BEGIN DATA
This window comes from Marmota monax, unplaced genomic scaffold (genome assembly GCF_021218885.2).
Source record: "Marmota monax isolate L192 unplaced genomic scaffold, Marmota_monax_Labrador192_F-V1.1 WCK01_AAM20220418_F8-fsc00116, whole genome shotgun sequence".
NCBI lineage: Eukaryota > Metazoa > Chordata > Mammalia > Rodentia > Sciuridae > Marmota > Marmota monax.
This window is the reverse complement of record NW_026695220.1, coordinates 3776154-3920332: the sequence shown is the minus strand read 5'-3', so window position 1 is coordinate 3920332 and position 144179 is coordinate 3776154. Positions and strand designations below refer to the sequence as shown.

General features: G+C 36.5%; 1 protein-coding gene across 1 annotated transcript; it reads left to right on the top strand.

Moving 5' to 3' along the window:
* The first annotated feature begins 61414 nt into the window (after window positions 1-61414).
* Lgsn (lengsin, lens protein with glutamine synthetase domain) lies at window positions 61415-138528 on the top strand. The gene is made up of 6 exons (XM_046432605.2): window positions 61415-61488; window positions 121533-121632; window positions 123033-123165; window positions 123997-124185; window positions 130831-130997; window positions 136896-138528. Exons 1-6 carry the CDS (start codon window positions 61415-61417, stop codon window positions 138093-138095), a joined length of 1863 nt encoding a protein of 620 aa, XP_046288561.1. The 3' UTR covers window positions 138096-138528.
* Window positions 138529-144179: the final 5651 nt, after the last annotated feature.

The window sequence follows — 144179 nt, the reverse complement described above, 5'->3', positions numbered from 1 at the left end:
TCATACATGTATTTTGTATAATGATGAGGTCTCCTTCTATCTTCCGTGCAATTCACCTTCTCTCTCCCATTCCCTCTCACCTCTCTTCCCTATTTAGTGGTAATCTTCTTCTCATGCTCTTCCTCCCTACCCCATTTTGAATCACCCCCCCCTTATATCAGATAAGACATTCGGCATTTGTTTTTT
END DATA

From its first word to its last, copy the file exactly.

This window comes from Marmota monax, unplaced genomic scaffold (genome assembly GCF_021218885.2).
Source record: "Marmota monax isolate L192 unplaced genomic scaffold, Marmota_monax_Labrador192_F-V1.1 WCK01_AAM20220418_F8-fsc00116, whole genome shotgun sequence".
NCBI lineage: Eukaryota > Metazoa > Chordata > Mammalia > Rodentia > Sciuridae > Marmota > Marmota monax.
This window is the reverse complement of record NW_026695220.1, coordinates 3776154-3920332: the sequence shown is the minus strand read 5'-3', so window position 1 is coordinate 3920332 and position 144179 is coordinate 3776154. Positions and strand designations below refer to the sequence as shown.

General features: G+C 36.5%; 1 protein-coding gene across 1 annotated transcript; it reads left to right on the top strand.

Moving 5' to 3' along the window:
* The first annotated feature begins 61414 nt into the window (after window positions 1-61414).
* Lgsn (lengsin, lens protein with glutamine synthetase domain) lies at window positions 61415-138528 on the top strand. The gene is made up of 6 exons (XM_046432605.2): window positions 61415-61488; window positions 121533-121632; window positions 123033-123165; window positions 123997-124185; window positions 130831-130997; window positions 136896-138528. Exons 1-6 carry the CDS (start codon window positions 61415-61417, stop codon window positions 138093-138095), a joined length of 1863 nt encoding a protein of 620 aa, XP_046288561.1. The 3' UTR covers window positions 138096-138528.
* Window positions 138529-144179: the final 5651 nt, after the last annotated feature.

The window sequence follows — 144179 nt, the reverse complement described above, 5'->3', positions numbered from 1 at the left end:
TCATACATGTATTTTGTATAATGATGAGGTCTCCTTCTATCTTCCGTGCAATTCACCTTCTCTCTCCCATTCCCTCTCACCTCTCTTCCCTATTTAGTGGTAATCTTCTTCTCATGCTCTTCCTCCCTACCCCATTTTGAATCACCCCCCCCTTATATCAGATAAGACATTCGGCATTTGTTTTTT